Pier Sixty-Six Marina has been designated a foreign-trade zone by the United States Customs and Border Patrol. What does this mean exactly? According to Wikipedia, in the United States, a foreign-trade zone (FTZ) is a geographical area, in (or adjacent to) a United States Port of Entry, where commercial merchandise, both domestic and foreign receives the same Customs treatment it would if it were outside the commerce of the United States. Merchandise of every description may be held in the zone without being subject to tariffs (customs duties) and other ad valorem taxes. This tariff and tax relief is designed to lower the costs of U.S.-based operations engaged in international trade and thereby create and retain the employment and capital investment opportunities that result from those operations.
The new zone is expected to provide several benefits to yacht owners looking to sell their vessels to U.S. buyers, or have them repaired or upgraded by marine industry craftsmen in South Florida. Previously reserved for ports, holding zones and airport “duty-free” zones, the FTZ designation will permit international vessels to dock at Pier Sixty-Six Marina without paying duty, and allow brokers to show for-sale vessels to U.S. citizens. Vessels will be able to come and go as needed from the zone to accommodate owner trips or charters. And newly built yachts that have entered the U.S. within the last three years can use the zone to file for a refund on previously paid duties. Additionally, major yacht refit projects can also benefit because duties on all imported parts can be deferred while vessels are in the zone. After the work is completed, the vessels may depart the U.S. without being required to pay duties or taxes. This is great news for Broward County as the FTZ designation makes the upcoming Fort Lauderdale Boat Show the only one in the country where FTZ transactions can take place. The estimated economic impact of the marine industry is $8.8 billion in the county.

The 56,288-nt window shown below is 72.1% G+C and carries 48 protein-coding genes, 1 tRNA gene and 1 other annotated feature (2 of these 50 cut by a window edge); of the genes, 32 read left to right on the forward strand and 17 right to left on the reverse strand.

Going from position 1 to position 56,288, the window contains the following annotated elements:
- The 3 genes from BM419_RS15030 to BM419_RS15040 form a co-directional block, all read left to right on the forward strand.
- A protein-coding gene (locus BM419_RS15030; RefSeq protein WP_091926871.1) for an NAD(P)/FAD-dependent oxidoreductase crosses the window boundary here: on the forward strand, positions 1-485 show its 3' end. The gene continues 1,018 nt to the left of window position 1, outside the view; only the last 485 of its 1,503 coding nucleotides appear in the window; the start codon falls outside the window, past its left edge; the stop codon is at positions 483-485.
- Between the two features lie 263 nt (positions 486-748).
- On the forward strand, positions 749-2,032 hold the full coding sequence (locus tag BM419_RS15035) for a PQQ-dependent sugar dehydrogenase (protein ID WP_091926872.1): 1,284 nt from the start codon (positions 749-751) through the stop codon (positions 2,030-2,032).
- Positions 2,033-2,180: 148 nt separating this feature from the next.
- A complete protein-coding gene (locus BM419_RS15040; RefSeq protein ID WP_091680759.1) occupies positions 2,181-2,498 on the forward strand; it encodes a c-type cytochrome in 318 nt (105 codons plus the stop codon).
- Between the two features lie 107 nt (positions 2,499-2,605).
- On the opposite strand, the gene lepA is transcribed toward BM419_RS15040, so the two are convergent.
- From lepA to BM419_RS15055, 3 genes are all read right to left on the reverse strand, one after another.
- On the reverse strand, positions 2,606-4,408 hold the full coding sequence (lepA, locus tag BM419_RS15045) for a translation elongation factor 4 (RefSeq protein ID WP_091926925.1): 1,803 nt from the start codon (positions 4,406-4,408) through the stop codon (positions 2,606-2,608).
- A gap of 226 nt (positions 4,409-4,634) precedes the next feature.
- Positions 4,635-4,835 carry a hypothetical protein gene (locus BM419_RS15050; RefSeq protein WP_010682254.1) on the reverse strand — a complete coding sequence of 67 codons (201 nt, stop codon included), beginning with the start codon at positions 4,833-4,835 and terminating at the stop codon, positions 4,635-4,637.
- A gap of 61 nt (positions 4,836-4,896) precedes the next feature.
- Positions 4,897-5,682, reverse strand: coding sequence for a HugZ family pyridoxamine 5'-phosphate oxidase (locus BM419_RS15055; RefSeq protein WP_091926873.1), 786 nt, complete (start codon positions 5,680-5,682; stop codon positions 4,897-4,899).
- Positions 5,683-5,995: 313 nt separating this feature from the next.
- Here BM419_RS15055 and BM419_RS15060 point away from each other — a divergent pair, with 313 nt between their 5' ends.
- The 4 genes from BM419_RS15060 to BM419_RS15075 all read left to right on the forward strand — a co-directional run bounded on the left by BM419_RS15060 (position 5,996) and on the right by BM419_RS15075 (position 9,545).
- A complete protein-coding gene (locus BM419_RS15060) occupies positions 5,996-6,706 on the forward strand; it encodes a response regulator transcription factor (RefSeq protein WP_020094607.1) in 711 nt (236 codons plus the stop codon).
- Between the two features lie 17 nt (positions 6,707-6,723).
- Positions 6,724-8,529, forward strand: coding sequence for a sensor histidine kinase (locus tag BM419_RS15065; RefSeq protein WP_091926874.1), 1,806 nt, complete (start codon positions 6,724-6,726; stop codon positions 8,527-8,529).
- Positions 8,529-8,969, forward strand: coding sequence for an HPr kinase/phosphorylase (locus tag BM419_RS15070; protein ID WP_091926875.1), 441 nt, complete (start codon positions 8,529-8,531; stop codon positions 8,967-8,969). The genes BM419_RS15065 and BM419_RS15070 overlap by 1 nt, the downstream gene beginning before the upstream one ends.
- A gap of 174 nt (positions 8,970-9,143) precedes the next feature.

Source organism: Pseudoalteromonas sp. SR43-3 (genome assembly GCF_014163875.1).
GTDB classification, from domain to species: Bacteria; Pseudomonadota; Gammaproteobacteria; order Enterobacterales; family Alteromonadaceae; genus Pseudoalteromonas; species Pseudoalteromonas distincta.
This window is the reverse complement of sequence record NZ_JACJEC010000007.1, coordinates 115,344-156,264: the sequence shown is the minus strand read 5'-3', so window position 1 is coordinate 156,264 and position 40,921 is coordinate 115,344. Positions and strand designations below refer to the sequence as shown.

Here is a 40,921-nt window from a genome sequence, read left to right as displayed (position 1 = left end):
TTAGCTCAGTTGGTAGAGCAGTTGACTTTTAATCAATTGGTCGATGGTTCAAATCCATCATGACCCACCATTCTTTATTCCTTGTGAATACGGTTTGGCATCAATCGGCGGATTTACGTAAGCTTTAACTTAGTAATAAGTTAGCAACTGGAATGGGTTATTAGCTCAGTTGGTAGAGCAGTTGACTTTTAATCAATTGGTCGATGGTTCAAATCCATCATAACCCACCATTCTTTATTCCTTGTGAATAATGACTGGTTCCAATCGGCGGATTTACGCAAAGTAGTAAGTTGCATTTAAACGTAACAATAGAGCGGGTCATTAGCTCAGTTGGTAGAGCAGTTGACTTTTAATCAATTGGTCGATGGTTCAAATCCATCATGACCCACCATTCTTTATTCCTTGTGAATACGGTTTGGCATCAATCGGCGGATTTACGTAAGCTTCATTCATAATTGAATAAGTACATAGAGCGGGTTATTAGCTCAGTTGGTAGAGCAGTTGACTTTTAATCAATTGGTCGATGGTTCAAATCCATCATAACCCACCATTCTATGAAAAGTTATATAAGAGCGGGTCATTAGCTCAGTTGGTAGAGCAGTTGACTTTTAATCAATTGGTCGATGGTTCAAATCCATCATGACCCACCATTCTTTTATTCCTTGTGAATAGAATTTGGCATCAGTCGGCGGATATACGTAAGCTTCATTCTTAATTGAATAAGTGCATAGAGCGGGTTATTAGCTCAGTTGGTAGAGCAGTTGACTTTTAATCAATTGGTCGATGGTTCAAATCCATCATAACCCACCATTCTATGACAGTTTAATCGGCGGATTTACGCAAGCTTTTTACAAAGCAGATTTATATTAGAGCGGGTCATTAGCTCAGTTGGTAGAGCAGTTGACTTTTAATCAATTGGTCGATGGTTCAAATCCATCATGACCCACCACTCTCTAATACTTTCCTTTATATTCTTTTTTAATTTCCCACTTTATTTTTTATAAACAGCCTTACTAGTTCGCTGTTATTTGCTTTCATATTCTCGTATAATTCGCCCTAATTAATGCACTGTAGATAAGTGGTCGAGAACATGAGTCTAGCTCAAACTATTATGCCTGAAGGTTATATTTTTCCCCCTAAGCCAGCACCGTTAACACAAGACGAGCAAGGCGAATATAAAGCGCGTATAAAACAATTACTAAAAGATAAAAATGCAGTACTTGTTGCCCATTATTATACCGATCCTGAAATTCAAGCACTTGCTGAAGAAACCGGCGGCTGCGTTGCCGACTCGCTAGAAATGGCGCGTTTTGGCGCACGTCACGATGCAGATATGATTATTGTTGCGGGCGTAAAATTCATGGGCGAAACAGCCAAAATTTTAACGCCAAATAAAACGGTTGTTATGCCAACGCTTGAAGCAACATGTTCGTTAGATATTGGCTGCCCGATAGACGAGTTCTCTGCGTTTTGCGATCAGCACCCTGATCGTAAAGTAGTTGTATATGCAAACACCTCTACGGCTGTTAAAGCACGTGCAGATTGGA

The FTZ designation works like this: two weeks prior to arrival, the owner’s representative needs to provide a list of all the crew members, the vessel’s registration, the value of the vessel, and the name of the vessel. Once these are filed, the vessel will need to be considered cargo and then must cancel their cruising permit. The vessel can leave Pier Sixty-Six Marina for sea trials, boat shows, etc, as long as Customs Border Patrol form 216 is filed. The vessel can not leave US waters however and has to return to the original FTZ slip within 120 days of departure. Pier Sixty-Six Marina is working with Interport Logistics to work as an agent through the process. Please call (954) 873-3157 for more information.